Santo Stefano dei Cavalieri
The Church of Santo Stefano dei Cavalieri is one of Pisa’s many fascinating historical monuments. The white marble exterior makes the church one of the most opulent structures on Piazza dei Cavalieri and one of the most photographed buildings in the area. The church was built when the Order of the Knights of St. Stephen was founded.
While largely the architectural work of Giorgio Vasari, the man behind the Knight’s Square and the nearby Palazzo della Carovana, the church’s exterior was designed by the illegitimate son of the first Duke of Tuscany. Inside, the church resembles a military museum as much as a place of worship, with banners seized from Saracen pirates sitting alongside other military relics.
The interior’s main feature is its painted ceiling. Six events from the order’s long military history are depicted, including Victory in the Greek Archipelago by Jacopo da Empoli. Gaze at the painted wooden panels, all of which are surrounded by blue and gold stucco sculptures.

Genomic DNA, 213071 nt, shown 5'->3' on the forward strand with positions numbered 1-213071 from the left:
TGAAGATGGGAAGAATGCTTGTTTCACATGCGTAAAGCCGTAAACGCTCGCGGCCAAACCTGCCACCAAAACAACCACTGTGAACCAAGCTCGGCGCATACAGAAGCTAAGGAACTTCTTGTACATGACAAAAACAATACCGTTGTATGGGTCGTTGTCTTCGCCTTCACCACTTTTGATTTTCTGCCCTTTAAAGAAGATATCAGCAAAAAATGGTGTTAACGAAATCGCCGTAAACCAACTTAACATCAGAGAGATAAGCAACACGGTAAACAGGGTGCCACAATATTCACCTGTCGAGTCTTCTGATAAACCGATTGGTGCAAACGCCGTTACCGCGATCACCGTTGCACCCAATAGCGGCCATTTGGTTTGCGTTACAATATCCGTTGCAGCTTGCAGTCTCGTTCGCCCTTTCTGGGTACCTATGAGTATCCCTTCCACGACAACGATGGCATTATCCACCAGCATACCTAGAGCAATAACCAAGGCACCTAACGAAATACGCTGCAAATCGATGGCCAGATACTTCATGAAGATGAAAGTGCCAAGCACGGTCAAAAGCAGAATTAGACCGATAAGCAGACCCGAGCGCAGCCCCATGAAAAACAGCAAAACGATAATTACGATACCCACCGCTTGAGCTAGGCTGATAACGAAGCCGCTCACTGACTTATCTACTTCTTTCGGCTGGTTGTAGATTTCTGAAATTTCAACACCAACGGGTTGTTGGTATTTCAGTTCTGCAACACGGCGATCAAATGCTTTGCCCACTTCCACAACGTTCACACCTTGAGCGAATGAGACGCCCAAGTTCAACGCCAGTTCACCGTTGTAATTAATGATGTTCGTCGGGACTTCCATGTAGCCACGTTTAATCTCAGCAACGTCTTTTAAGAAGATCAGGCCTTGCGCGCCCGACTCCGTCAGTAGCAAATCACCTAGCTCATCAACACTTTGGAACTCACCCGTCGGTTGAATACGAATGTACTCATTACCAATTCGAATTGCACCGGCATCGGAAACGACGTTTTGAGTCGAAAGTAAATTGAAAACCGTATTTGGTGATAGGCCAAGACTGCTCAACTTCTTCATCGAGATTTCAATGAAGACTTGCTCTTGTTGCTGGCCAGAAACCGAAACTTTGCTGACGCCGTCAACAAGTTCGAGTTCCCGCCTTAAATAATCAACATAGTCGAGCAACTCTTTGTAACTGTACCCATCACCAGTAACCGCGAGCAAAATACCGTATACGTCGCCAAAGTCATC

Walk through the main nave to reach the altar, an elaborate example of Giovanni Battista Foggini’s sculpture work. Built at the beginning of the 18th century, the altar features two depictions of St. Stephen: a statue with head and a relief upon a bronze throne, which depicts the saint after his decapitation.
If you can hear the deep tones of the church organ you know that a ceremonial service is in progress. While three organs reside within the church, only the most modern of the three remains in use.
The Church of Santo Stefano dei Cavalieri is located on Pisa’s Knight’s Square in the Santa Maria district. It can be reached on foot or by bus from the city center. There is metered parking in the area, but it is notoriously difficult to find. The church is open daily and a modest admission fee applies.